Re: PGP Export license?

Trent Piepho (xyzzy@u.washington.edu)
Thu, 29 May 1997 23:27:33 -0700 (PDT)


On Fri, 30 May 1997 SMEarp@aol.com wrote:
> >My best guess is that it's limited to 128 bit RC4/5 based algorithms. 128
> >bit RSA keys are pathetically weak, hardly even encryption
>
> I'm not so sure about that, RSA is offering $10,000 to anyone that can
> crack the 128 algorithm, just like the DESCHALL effort. In fact, if you
> can crack the 56-bit effort, you will recieve $10,000 as well (The
> current internet effort at <http://rc5.distributed.net> is estimating 5
> years to crack the 56 bit code - it will take less than that, as that is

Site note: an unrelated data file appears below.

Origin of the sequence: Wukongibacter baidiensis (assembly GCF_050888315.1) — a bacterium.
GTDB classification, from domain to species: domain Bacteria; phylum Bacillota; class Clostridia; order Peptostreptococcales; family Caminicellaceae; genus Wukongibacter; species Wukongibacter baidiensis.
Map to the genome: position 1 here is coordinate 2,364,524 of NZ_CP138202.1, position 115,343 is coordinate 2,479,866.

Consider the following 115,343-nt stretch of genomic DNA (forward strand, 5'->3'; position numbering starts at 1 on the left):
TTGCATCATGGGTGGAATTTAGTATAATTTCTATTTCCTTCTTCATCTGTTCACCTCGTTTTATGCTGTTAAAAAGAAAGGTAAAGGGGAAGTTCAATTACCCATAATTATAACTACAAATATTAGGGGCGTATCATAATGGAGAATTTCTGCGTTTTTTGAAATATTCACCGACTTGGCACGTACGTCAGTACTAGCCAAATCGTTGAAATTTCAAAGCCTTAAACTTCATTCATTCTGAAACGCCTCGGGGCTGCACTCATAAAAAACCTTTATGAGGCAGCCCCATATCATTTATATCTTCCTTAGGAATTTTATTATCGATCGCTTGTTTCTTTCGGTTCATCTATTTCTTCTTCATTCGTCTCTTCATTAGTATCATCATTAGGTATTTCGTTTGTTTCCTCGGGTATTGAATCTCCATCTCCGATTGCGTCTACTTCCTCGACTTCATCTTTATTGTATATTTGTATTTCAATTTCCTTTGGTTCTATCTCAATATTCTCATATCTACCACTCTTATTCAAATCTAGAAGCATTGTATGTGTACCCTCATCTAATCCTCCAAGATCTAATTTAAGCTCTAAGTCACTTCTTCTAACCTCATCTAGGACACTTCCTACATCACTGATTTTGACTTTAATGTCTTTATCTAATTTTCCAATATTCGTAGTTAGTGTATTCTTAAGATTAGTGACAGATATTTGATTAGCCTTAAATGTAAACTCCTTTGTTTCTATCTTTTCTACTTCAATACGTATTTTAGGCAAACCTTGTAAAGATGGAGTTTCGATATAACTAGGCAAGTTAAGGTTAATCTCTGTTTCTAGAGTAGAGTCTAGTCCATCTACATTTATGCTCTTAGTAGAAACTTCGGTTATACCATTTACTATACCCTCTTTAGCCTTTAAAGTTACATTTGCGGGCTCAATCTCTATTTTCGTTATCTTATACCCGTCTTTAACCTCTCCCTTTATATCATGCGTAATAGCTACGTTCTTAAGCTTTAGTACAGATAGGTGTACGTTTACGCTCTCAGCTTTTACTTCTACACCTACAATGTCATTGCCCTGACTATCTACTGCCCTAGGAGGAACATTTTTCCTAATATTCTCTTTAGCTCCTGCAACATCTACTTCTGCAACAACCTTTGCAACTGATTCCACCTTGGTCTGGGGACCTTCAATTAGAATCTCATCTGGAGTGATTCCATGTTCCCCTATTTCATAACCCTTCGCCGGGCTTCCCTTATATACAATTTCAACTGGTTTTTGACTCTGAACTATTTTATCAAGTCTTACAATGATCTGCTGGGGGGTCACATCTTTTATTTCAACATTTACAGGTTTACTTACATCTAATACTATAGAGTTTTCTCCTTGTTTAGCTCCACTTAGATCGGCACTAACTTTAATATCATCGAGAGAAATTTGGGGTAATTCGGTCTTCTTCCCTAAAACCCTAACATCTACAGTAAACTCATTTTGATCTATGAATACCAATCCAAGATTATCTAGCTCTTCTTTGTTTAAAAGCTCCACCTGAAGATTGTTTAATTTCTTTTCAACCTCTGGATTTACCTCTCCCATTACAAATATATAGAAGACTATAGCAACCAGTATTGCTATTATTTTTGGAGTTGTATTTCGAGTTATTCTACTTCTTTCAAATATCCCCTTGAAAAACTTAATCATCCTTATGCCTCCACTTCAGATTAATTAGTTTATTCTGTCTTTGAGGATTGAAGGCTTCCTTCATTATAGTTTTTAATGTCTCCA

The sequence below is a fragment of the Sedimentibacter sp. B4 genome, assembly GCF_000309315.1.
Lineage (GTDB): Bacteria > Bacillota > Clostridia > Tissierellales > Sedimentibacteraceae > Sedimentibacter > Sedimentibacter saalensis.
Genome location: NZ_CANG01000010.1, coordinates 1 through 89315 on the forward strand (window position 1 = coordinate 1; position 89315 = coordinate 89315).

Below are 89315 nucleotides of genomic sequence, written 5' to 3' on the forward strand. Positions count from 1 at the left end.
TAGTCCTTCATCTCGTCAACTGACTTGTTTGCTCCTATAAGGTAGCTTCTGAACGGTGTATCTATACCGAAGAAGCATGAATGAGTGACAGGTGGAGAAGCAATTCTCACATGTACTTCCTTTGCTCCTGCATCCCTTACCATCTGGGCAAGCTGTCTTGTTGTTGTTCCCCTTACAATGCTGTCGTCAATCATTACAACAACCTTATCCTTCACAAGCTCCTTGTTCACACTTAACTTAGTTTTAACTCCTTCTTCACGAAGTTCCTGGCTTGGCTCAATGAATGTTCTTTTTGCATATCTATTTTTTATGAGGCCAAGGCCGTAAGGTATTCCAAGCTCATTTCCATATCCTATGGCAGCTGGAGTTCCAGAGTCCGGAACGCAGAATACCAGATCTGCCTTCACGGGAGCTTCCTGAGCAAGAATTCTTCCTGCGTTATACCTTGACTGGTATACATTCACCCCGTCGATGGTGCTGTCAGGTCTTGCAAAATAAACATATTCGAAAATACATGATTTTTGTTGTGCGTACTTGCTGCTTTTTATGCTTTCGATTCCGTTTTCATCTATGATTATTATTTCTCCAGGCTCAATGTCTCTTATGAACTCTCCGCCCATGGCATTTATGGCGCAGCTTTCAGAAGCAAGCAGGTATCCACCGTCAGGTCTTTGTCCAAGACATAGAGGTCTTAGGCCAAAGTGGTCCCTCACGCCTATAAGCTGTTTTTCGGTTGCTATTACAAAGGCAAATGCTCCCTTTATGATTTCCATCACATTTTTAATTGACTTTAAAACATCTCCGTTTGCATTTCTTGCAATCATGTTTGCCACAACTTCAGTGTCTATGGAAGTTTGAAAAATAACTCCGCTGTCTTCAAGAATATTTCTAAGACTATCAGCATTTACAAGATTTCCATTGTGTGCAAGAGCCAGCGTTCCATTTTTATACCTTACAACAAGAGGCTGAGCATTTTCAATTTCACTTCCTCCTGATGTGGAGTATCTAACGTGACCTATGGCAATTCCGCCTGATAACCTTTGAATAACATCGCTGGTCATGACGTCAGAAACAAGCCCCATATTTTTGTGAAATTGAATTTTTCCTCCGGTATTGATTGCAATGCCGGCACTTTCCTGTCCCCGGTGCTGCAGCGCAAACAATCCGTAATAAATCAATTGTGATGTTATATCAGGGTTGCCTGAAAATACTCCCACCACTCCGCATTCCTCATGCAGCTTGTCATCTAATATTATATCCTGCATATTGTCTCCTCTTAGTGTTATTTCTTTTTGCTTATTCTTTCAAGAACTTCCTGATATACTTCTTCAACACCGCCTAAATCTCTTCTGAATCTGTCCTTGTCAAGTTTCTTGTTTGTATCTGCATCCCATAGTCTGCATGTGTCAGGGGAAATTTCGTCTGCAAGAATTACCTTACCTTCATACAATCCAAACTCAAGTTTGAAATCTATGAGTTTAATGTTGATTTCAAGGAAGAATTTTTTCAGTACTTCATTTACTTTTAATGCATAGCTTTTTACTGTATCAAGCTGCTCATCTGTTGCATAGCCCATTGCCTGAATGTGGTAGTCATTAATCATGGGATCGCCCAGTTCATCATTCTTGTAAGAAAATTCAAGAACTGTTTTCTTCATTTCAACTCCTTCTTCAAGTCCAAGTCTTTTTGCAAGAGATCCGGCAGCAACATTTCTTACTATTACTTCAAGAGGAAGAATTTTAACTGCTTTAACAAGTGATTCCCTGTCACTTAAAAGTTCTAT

> looking at every single combination, at the current number of machines
> which is increasing. Soooo, my point is that RC5 is not as weak as you
> may think it is.

I think there is a little confusion as to what people are talking about when
the say RSA. There are two kinds of encryption that RSA did, one is called
normally called RSA and refers to a public-key algorithm, the other is RC4/5
and is a symmetric cypher. A 128-bit RC5 key is very stong, a 128 bit RSA key
is very weak. For RSA a good key could be about 1024 bits.

Something like PGP or SSL uses RSA to encrypt the an RC5 key, which is then
used to encrypt the real message. PGP actually uses IDEA rather than RC5, but
they are both symetric cyphers. So one someone says PGP can export 128 bit
keys they are talking about the IDEA key, not the RSA key.

|Gazing up to the breeze of the heavens \ on a quest, meaning, reason |
|came to be, how it begun \ all alone in the family of the sun |
|curiosity teasing everyone \ on our home, third stone from the sun. |
|Trent Piepho (xyzzy@u.washington.edu) -- Metallica |